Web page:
Published by Herald-Mail Media on October 23, 2017. Written by Jeff Semler, an Extension educator specializing in agriculture and natural resources for the University of Maryland Extension.
Food waste is a bigger problem than production shortfalls at a time when I often hear, “How are we going to feed 9 billion people by 2050?”
The U.S. alone wastes 160 billion pounds of food—nearly 40 percent of food produced in the country—annually.
A report from the Natural Resources Defense Council and Harvard Law School’s Food Law and Policy Clinic says Americans are prematurely throwing out food, largely because of confusion over what expiration dates mean.
Most consumers mistakenly believe that expiration dates on food indicate how safe the food is to consume, when the dates actually aren’t related to the risk of food poisoning or foodborne illness.
The issue recently came home to roost for me. We had an open house at one of our research and education centers, and we had some milk left over. I was tasked with giving it away. When I took it to the first place, I was informed they couldn’t use it all before the sell-by date passed. I reminded the person it was a sell-by date, not a use-by date. She then related she was aware of the difference, but if inspectors paid a visit and found the out-of-date milk, she could get in trouble.
Here is another incidence where a government official is guilty of throwing the baby out with the bath water. If anyone should know the distinction between the two dates, it should be someone from the health department.
Confusion over the meaning of dates applied to food products can result in consumers discarding wholesome food.
In an effort to reduce food waste, it is important that consumers understand that the dates applied to food are for quality, not safety. Food products are safe to consume past the date on the label, and regardless of the date, consumers should evaluate the quality of the food prior to its consumption.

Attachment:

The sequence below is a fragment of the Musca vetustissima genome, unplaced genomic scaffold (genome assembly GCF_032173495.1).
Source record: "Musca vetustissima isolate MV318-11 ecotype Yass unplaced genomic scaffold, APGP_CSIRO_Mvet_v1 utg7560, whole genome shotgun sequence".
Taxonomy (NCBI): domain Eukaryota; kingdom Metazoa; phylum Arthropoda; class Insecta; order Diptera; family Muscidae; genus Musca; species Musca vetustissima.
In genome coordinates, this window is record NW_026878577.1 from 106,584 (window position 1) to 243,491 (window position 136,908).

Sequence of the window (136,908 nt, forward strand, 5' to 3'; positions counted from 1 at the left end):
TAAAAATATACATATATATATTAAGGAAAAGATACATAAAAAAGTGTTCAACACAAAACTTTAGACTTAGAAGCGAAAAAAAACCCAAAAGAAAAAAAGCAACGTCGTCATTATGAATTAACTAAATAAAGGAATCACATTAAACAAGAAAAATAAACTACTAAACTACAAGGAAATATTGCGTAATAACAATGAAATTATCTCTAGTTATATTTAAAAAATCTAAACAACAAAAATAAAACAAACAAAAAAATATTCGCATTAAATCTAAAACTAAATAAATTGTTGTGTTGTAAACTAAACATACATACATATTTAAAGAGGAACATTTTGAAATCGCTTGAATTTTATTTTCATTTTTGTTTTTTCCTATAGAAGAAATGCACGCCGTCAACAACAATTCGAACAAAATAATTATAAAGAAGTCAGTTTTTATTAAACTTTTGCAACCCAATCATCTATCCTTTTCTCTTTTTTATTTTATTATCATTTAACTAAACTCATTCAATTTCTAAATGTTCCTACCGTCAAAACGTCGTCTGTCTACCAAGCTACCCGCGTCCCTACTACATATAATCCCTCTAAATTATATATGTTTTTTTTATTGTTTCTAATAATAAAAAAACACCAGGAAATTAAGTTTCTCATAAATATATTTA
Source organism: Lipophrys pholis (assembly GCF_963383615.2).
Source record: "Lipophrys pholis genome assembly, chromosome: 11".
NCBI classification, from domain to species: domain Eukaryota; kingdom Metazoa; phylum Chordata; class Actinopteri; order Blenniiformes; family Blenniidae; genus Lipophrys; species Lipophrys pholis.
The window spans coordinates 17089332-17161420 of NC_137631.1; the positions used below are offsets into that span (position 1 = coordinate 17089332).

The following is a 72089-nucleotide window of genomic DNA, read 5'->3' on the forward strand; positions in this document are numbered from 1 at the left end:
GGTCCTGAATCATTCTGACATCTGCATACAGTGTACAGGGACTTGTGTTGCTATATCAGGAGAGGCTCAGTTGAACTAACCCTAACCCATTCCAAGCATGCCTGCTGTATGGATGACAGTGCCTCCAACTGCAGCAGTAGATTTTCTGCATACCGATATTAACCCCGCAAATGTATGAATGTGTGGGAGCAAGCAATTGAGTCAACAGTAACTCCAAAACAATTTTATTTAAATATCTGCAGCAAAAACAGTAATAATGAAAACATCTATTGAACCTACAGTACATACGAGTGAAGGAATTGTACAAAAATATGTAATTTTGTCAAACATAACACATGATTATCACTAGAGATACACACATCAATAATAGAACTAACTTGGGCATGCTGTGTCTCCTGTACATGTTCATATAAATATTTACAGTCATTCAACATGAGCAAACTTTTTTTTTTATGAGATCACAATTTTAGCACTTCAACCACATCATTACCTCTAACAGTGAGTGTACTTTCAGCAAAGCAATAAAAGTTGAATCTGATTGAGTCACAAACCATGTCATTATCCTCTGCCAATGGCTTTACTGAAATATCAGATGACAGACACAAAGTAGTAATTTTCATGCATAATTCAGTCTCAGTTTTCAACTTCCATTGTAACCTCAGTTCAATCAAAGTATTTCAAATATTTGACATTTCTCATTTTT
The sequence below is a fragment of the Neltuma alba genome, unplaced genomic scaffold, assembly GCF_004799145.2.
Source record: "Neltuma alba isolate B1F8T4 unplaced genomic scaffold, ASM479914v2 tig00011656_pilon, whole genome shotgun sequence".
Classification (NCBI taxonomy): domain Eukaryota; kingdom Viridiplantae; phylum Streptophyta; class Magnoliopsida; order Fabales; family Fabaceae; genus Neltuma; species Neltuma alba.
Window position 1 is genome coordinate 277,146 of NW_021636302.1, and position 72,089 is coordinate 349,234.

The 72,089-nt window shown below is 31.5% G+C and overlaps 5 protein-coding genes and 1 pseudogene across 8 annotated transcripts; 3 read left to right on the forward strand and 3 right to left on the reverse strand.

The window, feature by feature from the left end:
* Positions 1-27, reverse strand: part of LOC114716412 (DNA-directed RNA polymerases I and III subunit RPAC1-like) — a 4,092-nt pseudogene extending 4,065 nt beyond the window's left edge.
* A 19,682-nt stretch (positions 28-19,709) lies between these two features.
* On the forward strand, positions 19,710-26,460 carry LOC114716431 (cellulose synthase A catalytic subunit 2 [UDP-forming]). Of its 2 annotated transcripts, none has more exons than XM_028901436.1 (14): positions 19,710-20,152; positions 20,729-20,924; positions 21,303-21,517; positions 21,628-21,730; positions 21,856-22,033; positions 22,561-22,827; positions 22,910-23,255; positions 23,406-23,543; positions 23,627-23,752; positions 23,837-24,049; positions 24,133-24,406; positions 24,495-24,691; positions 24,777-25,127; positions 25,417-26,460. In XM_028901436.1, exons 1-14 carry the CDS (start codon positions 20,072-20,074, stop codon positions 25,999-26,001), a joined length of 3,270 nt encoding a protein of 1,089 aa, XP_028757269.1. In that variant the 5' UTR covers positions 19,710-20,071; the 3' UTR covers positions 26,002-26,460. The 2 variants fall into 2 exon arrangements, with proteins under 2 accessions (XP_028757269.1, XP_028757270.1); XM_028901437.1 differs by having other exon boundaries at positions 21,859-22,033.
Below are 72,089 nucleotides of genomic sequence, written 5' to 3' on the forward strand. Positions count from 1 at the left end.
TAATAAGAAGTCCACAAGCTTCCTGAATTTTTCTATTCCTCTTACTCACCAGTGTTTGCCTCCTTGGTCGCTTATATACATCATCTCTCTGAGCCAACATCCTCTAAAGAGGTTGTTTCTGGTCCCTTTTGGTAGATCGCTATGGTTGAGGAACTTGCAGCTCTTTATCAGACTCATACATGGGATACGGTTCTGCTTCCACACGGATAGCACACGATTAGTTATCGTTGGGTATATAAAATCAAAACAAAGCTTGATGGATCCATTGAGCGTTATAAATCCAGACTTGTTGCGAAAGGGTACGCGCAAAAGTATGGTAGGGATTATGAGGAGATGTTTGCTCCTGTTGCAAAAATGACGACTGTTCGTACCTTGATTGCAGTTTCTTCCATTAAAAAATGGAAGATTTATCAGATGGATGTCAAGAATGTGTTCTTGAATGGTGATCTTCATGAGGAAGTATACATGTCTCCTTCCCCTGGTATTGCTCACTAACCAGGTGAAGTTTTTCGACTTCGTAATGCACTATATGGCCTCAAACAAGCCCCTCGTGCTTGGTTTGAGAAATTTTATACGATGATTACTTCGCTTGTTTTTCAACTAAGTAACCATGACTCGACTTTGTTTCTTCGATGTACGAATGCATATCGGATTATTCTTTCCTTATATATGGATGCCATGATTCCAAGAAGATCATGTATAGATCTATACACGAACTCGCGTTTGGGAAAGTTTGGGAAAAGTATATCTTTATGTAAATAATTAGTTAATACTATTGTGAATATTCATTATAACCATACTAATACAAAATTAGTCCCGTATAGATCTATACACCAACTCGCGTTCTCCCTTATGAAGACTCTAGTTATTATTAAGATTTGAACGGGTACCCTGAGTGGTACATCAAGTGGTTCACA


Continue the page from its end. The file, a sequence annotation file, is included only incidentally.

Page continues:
How is the average consumer supposed to know? Here is a very good explanation from Bob Brackett, Ph.D., director of the Institute for Food Safety and Health at the Illinois Institute of Technology and IFT:
- Use-By: This label is aimed at consumers as a directive of the date by which the product should be eaten; mostly because of quality, not because the item will necessarily make you sick if eaten after the use-by date. However after the use-by date, product quality is likely to go down much faster and safety could be lessened.
- Sell-by: This label is aimed at retailers, and it informs them of the date by which the product should be sold or removed from shelves. It does not mean that the product is unsafe to consume after the date. Typically, one-third of a product’s shelf life remains after the sell-by date for consumers to use at home.
- Best-by: This is a suggestion to the consumer on which date the product should be consumed to assure ideal quality.
Brackett also points out that smell and taste are not always good indicators of whether a food is safe to eat. Foul smells are more indicative of poor quality, not necessarily potential food poisoning.
While I am not advocating you ignore dates, I suggest you use a little common sense and start reducing food waste in your home.